Would you start your own company if the government financed it with 40 thousand dollars?

With new economies emerging, governments have been trying to find the way to shift from a production-based economy to one built with knowledge. One government is proving to know exactly what is doing: Chile’s.

The Chilean government launched an initiative called Start-up Chile that offers a one-year-resident visa and forty thousand dollars to 25 entrepreneurs that prove to have high-growth and scalable ideas.

With the hopes of attracting gold-value talent to the region, the Chilean government announced this new program in a time in which local entrepreneurs have started to show interest in building a business cluster that allows the technology industry to grow and develop.

As management guru Peter Drucker mentioned in his book Innovation & Entrepreneurship the market rewards entrepreneurs who bring good ideas into action, however this same market will outstandingly reward entrepreneurs who take a real risk and innovate. This has motivated many professionals into starting their own technology company.

However this reward will not only benefit the owner; suppliers, employees, investors and of course the government are among those who will also benefit if a company does well in the future. As Mexican-born Juan Enriquez Cabot, the former director of the Life Science Project at Harvard Business School stated in his book As the Future Catches You it takes smart governments to understand today’s knowledge economy and only those that understand the implication of it will lead and set example to others.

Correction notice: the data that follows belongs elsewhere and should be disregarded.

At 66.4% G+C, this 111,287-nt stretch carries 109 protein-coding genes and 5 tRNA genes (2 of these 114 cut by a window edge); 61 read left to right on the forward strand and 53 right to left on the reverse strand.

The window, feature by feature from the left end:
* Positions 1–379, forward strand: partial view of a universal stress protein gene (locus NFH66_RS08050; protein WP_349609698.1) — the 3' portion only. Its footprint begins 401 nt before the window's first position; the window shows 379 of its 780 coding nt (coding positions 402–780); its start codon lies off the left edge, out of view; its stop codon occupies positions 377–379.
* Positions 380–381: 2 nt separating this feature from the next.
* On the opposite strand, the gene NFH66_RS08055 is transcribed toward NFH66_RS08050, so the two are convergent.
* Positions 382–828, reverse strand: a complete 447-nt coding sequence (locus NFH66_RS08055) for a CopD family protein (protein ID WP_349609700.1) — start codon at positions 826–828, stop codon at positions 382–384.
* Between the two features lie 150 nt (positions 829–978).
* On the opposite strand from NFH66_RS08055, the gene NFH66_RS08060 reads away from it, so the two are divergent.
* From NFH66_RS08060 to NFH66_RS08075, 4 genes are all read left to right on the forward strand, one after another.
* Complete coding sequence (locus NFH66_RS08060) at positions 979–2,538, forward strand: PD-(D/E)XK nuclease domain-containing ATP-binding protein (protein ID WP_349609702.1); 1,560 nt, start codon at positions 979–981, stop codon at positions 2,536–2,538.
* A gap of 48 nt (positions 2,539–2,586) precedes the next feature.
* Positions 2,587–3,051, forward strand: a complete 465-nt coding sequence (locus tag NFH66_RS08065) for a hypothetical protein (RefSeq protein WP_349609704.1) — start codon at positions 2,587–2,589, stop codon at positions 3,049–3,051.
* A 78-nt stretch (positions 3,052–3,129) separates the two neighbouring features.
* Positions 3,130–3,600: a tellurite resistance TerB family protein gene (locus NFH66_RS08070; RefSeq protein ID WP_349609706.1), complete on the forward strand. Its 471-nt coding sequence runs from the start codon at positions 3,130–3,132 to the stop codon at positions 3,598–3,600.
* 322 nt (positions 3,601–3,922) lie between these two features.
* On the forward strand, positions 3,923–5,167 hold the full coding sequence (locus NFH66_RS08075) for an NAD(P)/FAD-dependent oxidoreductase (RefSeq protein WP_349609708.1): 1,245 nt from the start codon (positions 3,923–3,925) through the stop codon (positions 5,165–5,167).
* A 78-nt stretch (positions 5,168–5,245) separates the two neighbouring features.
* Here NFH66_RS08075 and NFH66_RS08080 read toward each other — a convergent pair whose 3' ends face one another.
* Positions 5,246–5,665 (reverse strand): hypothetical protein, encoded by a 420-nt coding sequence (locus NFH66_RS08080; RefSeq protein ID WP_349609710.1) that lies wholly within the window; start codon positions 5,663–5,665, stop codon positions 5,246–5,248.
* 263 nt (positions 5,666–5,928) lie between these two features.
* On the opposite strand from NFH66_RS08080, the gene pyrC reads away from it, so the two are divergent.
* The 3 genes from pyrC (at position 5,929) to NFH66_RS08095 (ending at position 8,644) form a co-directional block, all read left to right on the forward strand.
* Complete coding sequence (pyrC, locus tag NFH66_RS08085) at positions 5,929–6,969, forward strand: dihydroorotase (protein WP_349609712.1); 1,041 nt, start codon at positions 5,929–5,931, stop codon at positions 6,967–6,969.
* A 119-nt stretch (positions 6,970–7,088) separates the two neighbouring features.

Chilean entrepreneur Daniel Undurraga founder of Clandescuento.com which has been recently acquired by Groupon thinks this new initiative is genius. “Chile is a model for other countries in Latin America but is small market that needs immigration. If immigrants bring value and make our country competitive we are much better off”.

Chile’s government has shown with its new investment program that they not only understand this new economy but that they want to be the leaders in the race to build Latin America’s first technology business cluster.  It is indeed a battle any country would want to win, you know why? This generation of entrepreneurs will cross borders to build greatness, so watch out and keep an eye on Chile.

  • Are you a Chilean entrepreneur? What has been your experience with CORFO?
  • If you are not from Chile, what is your local government doing to promote startups?

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Jorge Arredondo

Jorge is an Entrepreneurship student in Mexico. He started a company a few years back and is looking to start his next venture.

He is also passionate about how entrepreneurship is solving humanity's toughest problems and loves how it makes people's lives better.